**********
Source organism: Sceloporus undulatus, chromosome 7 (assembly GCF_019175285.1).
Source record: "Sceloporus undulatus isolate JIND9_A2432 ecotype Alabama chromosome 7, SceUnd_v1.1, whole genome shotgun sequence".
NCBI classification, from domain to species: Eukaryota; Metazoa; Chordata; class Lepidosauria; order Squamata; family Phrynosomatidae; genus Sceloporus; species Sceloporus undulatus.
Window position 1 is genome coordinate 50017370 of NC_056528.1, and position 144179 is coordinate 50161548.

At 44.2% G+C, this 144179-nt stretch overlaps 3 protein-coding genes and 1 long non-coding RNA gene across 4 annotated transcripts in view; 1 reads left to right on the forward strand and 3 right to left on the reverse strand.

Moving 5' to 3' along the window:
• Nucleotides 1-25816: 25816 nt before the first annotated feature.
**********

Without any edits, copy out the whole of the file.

Source organism: Sceloporus undulatus, chromosome 7 (assembly GCF_019175285.1).
Source record: "Sceloporus undulatus isolate JIND9_A2432 ecotype Alabama chromosome 7, SceUnd_v1.1, whole genome shotgun sequence".
NCBI classification, from domain to species: Eukaryota; Metazoa; Chordata; class Lepidosauria; order Squamata; family Phrynosomatidae; genus Sceloporus; species Sceloporus undulatus.
Window position 1 is genome coordinate 50017370 of NC_056528.1, and position 144179 is coordinate 50161548.

At 44.2% G+C, this 144179-nt stretch overlaps 3 protein-coding genes and 1 long non-coding RNA gene across 4 annotated transcripts in view; 1 reads left to right on the forward strand and 3 right to left on the reverse strand.

Moving 5' to 3' along the window:
• Nucleotides 1-25816: 25816 nt before the first annotated feature.